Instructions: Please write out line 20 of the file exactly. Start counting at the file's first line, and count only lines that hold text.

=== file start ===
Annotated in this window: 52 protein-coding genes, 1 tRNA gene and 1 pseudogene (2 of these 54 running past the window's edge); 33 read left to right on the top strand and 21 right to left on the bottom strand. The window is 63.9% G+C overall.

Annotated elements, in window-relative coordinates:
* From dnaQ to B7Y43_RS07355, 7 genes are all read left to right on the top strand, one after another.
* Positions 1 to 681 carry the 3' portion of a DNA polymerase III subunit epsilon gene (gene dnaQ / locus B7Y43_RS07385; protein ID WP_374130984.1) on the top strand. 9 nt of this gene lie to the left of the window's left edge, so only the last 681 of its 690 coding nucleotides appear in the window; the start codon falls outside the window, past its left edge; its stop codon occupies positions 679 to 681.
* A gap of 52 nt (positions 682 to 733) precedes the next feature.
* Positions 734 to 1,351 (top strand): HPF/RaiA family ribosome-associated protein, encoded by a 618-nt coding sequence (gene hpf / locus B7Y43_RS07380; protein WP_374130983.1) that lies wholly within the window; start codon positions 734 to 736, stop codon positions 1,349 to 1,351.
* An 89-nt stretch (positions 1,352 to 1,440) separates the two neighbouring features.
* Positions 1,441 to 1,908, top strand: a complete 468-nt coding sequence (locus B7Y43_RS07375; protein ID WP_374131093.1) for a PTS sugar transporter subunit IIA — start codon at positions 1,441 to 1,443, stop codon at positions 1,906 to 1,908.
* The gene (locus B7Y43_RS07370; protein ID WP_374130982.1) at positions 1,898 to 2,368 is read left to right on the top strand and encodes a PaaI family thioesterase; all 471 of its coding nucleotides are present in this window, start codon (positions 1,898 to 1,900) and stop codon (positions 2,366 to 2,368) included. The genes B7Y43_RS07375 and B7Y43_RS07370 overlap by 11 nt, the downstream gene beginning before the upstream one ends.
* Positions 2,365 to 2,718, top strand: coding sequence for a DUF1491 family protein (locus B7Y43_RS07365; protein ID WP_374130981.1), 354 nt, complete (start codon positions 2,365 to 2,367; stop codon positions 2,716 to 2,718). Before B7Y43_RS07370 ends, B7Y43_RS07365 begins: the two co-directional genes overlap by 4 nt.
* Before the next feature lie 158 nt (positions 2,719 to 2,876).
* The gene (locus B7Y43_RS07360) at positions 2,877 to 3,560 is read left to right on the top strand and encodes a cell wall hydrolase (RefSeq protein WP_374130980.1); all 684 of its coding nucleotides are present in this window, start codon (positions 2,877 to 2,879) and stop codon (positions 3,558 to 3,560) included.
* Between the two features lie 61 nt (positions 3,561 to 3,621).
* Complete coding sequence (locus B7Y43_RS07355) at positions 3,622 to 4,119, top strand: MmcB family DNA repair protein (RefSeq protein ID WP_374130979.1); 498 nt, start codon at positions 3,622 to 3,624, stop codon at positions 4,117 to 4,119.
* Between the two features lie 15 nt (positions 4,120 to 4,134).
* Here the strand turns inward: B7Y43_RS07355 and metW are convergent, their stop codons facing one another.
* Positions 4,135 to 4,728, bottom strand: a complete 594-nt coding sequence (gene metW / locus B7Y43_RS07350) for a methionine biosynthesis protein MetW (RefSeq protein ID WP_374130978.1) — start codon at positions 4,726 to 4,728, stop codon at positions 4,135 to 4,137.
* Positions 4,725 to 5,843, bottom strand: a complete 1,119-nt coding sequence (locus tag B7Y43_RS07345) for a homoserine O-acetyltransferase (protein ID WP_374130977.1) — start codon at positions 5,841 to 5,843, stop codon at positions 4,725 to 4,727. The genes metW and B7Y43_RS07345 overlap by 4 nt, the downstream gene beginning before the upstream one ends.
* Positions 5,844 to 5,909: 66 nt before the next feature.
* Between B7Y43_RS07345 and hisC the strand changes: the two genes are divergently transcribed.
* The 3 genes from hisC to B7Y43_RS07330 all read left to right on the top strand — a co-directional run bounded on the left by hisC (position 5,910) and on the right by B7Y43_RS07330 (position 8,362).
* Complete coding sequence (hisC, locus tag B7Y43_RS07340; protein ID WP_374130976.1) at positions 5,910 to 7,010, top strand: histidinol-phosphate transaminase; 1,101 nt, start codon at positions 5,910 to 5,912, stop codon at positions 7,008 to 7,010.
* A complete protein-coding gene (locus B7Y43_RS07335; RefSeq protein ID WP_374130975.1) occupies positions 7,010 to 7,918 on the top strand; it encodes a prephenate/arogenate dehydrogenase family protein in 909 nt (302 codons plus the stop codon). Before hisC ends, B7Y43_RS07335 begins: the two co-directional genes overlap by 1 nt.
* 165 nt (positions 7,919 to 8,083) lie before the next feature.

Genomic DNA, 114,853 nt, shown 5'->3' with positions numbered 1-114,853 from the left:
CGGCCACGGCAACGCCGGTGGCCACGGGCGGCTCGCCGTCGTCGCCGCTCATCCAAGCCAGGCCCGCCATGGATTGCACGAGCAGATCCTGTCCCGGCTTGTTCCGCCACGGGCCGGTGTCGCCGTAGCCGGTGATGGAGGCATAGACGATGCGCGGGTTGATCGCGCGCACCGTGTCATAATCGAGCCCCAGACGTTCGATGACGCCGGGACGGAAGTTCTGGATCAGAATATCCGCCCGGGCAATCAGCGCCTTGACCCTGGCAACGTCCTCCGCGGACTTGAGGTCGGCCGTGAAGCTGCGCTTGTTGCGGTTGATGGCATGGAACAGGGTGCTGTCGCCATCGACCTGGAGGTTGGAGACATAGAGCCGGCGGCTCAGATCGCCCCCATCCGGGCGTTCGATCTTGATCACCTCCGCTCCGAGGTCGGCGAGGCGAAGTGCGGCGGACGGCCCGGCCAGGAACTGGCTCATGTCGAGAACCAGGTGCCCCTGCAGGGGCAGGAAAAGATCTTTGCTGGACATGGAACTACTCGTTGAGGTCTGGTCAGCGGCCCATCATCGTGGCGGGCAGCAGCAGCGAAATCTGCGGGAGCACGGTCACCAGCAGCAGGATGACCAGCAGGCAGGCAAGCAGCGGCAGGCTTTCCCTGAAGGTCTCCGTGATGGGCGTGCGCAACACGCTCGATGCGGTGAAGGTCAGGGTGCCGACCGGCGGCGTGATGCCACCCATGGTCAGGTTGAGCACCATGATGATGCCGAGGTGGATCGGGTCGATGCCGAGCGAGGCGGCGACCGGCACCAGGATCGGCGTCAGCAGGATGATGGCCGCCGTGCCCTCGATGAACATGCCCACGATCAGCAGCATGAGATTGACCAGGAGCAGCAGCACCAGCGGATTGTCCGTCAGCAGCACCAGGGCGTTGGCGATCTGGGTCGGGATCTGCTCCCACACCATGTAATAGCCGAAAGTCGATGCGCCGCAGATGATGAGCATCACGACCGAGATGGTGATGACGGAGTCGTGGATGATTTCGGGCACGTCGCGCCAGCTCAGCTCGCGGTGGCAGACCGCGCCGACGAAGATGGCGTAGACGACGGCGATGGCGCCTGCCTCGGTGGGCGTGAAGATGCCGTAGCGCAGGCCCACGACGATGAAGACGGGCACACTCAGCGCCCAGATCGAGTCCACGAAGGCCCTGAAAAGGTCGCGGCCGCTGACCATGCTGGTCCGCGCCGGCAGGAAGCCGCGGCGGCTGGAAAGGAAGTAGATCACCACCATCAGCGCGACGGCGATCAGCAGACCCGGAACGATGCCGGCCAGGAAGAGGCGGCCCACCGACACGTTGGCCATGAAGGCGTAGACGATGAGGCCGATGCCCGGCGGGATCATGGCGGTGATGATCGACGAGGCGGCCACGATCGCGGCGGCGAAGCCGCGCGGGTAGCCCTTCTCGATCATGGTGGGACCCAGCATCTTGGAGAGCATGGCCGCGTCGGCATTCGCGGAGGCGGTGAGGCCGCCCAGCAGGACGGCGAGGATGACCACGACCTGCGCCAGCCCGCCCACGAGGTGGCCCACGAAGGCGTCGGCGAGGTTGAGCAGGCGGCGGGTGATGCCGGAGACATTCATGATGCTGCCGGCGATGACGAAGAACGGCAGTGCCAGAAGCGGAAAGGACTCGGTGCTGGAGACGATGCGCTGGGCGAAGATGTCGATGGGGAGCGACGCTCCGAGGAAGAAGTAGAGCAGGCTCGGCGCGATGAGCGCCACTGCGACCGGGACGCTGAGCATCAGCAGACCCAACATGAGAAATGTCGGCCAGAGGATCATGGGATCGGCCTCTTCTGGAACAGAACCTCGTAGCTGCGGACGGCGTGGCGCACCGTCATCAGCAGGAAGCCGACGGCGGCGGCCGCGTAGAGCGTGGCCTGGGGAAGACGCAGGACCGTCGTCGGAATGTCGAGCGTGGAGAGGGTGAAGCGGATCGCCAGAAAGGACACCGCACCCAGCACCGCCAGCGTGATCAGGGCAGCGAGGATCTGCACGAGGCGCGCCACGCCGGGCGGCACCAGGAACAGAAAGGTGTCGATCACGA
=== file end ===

* Between B7Y43_RS07345 and hisC the strand changes: the two genes are divergently transcribed.